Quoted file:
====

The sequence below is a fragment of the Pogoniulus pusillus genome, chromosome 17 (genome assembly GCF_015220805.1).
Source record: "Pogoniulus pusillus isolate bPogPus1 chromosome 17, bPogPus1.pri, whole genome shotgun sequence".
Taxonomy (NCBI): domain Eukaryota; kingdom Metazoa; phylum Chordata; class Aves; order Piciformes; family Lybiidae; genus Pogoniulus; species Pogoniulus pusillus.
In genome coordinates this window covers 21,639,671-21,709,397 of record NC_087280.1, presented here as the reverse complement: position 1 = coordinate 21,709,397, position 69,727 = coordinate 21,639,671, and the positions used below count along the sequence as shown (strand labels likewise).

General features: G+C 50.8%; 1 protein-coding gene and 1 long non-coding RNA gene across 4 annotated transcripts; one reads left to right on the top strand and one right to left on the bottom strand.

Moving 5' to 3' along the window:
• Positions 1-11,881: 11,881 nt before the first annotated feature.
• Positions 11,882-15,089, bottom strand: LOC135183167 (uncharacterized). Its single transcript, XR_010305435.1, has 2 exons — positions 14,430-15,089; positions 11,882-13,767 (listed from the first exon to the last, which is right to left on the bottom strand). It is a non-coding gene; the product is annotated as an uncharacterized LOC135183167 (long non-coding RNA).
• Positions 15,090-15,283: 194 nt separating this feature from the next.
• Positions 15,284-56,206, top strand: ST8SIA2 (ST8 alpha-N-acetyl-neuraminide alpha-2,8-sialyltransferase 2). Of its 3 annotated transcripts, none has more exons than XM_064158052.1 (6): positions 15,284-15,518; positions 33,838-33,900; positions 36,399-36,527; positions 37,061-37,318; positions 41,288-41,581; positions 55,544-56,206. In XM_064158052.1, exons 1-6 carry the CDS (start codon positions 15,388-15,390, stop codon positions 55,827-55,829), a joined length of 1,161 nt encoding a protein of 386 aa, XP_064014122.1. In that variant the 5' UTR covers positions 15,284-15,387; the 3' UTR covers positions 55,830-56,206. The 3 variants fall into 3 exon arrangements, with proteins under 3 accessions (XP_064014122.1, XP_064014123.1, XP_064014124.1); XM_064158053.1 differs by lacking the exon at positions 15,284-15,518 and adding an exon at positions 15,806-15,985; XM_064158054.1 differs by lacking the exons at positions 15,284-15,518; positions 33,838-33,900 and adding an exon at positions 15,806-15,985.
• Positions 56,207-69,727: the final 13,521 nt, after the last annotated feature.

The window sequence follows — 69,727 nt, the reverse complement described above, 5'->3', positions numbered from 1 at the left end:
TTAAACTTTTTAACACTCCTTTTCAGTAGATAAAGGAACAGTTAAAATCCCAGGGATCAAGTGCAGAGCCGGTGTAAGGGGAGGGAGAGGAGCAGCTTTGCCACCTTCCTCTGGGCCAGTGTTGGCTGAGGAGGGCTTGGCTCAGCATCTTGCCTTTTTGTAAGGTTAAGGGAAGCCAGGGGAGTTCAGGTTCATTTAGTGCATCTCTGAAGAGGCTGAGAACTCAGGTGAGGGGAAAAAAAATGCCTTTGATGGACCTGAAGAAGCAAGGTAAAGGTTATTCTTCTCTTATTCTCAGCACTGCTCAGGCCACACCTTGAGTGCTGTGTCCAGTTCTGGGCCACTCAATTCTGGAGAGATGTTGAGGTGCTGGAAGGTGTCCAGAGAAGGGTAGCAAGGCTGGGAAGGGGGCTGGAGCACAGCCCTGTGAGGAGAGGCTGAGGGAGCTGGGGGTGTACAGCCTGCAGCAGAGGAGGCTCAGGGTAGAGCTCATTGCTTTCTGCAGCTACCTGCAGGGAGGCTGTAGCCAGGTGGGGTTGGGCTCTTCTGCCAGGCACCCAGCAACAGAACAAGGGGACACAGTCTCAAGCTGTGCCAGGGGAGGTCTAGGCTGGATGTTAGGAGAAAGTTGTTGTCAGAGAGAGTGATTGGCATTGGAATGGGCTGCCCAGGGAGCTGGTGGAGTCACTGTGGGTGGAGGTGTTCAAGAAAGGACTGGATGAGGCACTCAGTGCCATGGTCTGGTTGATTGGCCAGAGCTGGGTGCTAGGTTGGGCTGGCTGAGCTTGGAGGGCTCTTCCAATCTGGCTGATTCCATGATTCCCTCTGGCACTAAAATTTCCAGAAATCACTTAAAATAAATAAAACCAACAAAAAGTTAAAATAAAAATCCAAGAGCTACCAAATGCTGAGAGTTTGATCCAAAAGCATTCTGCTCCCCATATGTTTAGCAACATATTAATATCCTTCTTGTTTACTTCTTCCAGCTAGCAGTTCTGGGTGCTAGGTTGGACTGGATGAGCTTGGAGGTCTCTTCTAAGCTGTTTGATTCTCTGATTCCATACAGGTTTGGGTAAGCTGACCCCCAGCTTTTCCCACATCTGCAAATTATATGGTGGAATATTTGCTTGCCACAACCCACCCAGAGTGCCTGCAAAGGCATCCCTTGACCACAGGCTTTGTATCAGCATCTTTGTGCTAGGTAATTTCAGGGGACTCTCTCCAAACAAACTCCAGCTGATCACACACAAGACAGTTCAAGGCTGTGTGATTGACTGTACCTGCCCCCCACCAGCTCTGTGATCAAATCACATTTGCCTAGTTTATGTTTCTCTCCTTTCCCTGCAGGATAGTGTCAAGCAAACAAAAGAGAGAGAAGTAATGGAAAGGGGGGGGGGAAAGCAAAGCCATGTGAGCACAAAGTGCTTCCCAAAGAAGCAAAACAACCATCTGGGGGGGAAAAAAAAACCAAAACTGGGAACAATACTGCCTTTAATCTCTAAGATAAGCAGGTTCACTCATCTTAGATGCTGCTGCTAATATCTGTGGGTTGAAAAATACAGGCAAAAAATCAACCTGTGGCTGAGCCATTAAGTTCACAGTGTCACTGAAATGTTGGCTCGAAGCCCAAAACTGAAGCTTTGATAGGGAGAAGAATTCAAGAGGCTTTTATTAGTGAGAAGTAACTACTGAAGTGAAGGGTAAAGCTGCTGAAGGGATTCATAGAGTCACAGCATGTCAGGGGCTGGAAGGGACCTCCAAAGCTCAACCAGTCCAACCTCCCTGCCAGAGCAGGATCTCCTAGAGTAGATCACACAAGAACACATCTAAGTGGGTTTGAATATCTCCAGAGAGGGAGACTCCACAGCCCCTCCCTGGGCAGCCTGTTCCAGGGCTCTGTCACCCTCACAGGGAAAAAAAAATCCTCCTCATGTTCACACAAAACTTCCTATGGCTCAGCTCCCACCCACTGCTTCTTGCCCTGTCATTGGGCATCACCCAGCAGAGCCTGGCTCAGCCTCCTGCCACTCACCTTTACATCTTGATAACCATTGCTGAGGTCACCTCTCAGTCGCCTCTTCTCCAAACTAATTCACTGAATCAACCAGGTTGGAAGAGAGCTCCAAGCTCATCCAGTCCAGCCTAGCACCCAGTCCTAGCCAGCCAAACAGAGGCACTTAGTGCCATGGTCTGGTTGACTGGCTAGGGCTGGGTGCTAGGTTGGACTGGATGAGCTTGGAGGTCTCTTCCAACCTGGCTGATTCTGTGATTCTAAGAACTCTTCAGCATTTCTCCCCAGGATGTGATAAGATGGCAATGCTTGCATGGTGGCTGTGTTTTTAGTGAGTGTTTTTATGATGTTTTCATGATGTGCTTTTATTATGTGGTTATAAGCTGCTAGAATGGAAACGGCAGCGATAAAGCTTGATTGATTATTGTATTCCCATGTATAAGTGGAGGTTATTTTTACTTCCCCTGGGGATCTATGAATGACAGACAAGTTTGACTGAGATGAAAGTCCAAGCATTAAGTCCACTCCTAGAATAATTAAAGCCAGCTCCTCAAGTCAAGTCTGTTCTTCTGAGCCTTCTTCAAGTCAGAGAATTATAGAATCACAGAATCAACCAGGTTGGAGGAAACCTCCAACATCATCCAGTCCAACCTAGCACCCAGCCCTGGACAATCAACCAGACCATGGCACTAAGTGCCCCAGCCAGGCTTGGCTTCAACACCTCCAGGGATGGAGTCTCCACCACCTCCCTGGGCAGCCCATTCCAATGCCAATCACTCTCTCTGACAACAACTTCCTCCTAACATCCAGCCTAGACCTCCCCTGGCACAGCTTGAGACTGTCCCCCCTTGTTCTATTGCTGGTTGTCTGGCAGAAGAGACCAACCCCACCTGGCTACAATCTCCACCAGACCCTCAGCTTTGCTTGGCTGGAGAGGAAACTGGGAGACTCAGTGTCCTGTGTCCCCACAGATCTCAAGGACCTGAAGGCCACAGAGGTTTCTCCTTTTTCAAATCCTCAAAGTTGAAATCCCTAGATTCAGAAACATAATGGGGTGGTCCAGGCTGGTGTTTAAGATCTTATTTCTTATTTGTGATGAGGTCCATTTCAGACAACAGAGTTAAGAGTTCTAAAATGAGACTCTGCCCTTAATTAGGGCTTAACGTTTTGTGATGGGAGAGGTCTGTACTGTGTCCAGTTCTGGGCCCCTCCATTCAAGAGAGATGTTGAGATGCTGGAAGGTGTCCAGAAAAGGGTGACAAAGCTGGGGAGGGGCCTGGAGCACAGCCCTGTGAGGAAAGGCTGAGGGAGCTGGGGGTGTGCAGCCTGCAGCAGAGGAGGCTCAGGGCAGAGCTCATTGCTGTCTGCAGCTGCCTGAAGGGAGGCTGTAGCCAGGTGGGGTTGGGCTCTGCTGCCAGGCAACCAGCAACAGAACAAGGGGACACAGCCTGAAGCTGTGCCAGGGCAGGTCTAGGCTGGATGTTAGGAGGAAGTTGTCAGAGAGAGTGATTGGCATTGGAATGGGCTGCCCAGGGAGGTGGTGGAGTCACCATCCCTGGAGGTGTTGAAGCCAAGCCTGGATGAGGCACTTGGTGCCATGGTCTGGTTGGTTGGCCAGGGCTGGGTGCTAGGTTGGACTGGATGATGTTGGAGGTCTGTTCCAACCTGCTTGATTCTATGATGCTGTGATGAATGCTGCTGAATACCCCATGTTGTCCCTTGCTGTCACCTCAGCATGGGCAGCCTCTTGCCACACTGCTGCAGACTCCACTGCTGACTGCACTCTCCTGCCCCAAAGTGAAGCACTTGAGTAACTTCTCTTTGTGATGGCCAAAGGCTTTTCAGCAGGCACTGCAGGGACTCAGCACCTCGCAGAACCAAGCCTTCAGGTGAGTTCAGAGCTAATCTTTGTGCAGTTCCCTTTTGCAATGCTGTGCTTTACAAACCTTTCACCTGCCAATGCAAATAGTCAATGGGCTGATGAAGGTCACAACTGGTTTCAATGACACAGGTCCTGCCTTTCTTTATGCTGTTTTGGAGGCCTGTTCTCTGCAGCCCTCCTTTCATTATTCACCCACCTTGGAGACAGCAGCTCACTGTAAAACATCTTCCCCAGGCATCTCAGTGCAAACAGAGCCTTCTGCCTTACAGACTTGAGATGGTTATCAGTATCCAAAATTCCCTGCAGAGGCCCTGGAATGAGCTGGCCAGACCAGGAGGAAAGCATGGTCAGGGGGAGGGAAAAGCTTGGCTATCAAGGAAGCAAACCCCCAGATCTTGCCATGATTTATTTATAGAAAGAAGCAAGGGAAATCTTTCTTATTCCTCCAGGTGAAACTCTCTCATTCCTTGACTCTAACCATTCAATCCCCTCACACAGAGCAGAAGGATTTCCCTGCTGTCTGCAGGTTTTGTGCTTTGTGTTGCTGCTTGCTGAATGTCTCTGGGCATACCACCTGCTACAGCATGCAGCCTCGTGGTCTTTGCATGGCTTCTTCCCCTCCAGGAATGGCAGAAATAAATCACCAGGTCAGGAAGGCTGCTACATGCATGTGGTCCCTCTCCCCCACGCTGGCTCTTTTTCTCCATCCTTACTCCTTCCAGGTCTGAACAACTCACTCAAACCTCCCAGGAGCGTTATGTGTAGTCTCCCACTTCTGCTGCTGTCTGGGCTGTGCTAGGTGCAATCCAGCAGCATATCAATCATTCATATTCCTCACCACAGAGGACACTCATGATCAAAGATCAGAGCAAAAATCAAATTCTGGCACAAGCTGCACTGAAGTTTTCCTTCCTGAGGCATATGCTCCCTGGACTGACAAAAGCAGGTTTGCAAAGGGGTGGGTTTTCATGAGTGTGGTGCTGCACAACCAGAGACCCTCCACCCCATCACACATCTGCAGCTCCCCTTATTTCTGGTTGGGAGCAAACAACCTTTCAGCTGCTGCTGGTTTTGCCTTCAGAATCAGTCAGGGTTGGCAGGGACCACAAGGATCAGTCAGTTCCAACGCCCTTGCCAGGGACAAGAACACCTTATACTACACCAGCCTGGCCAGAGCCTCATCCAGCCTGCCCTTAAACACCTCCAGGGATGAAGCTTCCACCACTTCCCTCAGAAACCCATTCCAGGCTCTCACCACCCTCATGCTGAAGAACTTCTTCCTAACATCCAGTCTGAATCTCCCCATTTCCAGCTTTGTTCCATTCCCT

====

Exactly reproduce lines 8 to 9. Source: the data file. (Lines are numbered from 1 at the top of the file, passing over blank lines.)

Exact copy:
• Positions 11,882-15,089, bottom strand: LOC135183167 (uncharacterized). Its single transcript, XR_010305435.1, has 2 exons — positions 14,430-15,089; positions 11,882-13,767 (listed from the first exon to the last, which is right to left on the bottom strand). It is a non-coding gene; the product is annotated as an uncharacterized LOC135183167 (long non-coding RNA).
• Positions 15,090-15,283: 194 nt separating this feature from the next.